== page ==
Even before parliament has exhausted probing circumstances under which a 42-member government team was rewarded with Shs 6 billion, MPs have learnt that a US-based law may have received double payment for the same controversial tax arbitration case between Uganda and Heritage Oil.
Parliament's committee on Commissions, Statutory Authorities and State Enterprises (Cosase) is now exploring circumstances under which Uganda, through the ministry of Justice and Constitutional Affairs contracted Curtis, Mallet-Prevost, Colt & Mosle LLP at $ 10 million (about Shs 36 billion), to arbitrate a tax dispute that arose after Heritage Oil and Gas Ltd sold its stake in Uganda's oil to Tullow Oil.
The same firm was also contracted by Uganda Revenue Authority (URA) at a cost of Shs 2.5 billion to defend Uganda in the same case, which was handled by United Nations Commission on International Trade Law (UNCITRAL) in a London court.
The Curtis team led by the firm group chairman George Kahale, an international arbitration lawyer, guided Uganda to secure $400 million (about Shs 1.4 trillion) in capital gains tax from the sale. Other members of the team included Curtis' partners David Hesse, Galileo Pozzoli and Marco Blanco as well as associate Justin Jacinto.
Now, legislators are questioning the possibility that the company received payment from both the ministry of Justice and from Uganda Revenue Authority for the same task.
The matter arose during the ongoing probe involving 42 government officials who received Shs 6 billion as a token of appreciation for their various roles in the case.
The Permanent Secretary and Secretary to the Treasury Keith Muhakanizi let the cat out of the bag in an attempt to account for supplementary budget allocations and general finances in regards to the oil cash. He however said the payment could have been erroneous.
“It [double payment] can happen that is we need to know why it happened. I’m saying as far as am concerned I remember we questioned it, and we got an answer. That is why I said you give me more time to ask the accounting officers”, he said.
Rujumbura county MP Fred Tumuhiirwe Turyamuweza states that it is an anomaly for two government bodies to pay the same company differently on the same matter.
“What we found is that, in our earlier examination of documents submitted by ministry of Justice, we found they had contracted Curtis at a fee of $ 10 million, and now for ministry of Finance, we have another release of Shs 2.5 billion to be repaid by Uganda Revenue Authority to Curtis. To us, it looked like Curtis was contracted by both ministry of Justice and also Uganda Revenue Authority to handle the same case, which would be irregular. So, we are trying to find out how that payment was made”, he said.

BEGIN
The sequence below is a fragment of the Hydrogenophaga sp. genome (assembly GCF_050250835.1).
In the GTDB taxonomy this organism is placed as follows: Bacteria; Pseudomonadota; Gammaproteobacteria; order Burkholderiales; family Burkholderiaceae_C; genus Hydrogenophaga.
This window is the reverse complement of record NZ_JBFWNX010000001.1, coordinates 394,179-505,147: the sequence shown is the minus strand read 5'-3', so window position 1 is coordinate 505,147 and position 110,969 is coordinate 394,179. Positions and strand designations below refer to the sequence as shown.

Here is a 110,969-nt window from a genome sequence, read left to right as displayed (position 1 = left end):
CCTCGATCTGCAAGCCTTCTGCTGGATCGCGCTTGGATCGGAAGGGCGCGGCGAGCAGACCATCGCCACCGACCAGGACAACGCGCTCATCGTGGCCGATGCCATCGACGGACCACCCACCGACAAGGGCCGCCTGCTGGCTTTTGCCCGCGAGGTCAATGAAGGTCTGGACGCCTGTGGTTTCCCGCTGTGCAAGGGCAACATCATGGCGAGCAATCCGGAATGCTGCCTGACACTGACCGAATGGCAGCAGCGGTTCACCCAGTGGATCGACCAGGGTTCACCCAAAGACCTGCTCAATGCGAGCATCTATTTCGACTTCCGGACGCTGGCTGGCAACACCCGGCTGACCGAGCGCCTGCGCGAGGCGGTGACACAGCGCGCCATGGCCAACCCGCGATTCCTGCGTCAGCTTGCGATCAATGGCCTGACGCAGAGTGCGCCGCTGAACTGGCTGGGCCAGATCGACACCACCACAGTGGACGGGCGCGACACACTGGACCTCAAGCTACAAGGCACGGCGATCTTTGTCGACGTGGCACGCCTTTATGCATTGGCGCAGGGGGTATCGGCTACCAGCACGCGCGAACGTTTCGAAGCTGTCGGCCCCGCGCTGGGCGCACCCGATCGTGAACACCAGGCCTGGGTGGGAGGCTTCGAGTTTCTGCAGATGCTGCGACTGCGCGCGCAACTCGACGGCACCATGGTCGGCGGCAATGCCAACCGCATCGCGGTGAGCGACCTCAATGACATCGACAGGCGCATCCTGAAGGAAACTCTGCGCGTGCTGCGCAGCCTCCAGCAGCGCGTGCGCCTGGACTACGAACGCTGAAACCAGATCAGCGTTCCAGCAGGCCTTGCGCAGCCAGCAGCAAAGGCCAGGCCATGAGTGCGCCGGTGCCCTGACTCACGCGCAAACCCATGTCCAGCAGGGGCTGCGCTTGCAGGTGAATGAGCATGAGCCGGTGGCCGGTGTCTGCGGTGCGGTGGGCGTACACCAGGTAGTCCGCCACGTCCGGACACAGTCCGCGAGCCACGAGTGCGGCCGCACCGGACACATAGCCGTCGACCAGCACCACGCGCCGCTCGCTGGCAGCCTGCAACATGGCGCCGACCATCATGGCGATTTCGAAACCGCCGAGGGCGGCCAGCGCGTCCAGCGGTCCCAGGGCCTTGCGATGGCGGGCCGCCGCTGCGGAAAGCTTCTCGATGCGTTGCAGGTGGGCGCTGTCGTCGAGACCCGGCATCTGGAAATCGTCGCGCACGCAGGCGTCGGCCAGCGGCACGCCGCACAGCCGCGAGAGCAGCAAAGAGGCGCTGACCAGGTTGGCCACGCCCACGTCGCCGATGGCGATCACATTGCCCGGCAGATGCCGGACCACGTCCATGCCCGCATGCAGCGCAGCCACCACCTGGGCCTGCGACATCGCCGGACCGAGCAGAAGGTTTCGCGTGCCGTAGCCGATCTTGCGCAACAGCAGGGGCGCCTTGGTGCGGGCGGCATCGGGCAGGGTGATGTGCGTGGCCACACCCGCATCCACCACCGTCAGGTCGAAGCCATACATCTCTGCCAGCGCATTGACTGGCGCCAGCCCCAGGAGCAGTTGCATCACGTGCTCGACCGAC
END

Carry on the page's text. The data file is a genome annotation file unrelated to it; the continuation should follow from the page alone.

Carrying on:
Cosase chairperson Abdu Katuntu said the probe committee would find out the facts through summoning the officers involved to clearly explain the payments.
FINANCE MANAGEMENT REFORMS NEEDED
In a related development, while appearing before the same committee, minister Matia Kasaija said the management and handling of finances in the ministry of Finance is dependent on human effort and judgment other than computerized and modernized alert systems and guidance. This has created a big gap and loopholes - prone to abuse in the ministry according to Kasaija.
The minister, made the remarks when asked by the Parliament's committee on Commissions, Statutory Authorities and State Enterprises (Cosase) on Friday to make recommendations on how the financial management in the country could be made better.
Kasaija also stated that whatever happened in the Finance ministry in relation to the presidential oil cash reward was erroneous and should never have happened.
He also stated that the permanent secretary, Keith Muhakanizi, a beneficiary himself who signed on his behalf to authorise the Shs 6 billion reward to public servants did so in error.
Last year Shs 6 billion was awarded to a 42-member government team that secured $700 million in two separate court cases against oil companies that attempted to avoid paying taxes for transactions involving Uganda’s oil wells.
Kasaija also proposed guidance on presidential favours and donations, saying there should be a system to ensure that the president's directive does not break the law.
“We need to develop a system that can quickly tell the authoriser that one; you are authorising this money it is in accordance with the law. Being busy, and I have to sign almost 100 documents per day that could be a problem. You might find something has escaped [through unchecked].
On presidential favours and donations, I think also there should be a system when the president orders me or directs me particularly to pay, there should be a system that verifies that what the president has asked doesn’t break the law. Maybe it can be instituted on his own side before he writes to me, but I doubt if he has that kind of system. [His directives shouldn’t] break the law and that it is in order according to government policies and practices”, Kasaija said.
Muhakanizi stated that the ministry has learnt lessons that government meetings need to be formalised. He said previously some of the meetings had no minutes or unsigned minutes.
“It is a lesson we have learnt and we should act on. We should stop running government on [an] informal basis. In other words, if we go for a meeting we should have minutes properly signed for and confirmed. In the past, we attended many meetings and there were not there. I was clear on that one and I will make recommendations. Two, I think the whole area [management] needs to be improved and make policies that are much more transparent”, he said.
Katuntu said the recommendations made throughout the probe will be forwarded to parliament for considerations. He said whatever is being done is not meant to embarrass the public servants who received the money but meant to build the institutions of the country.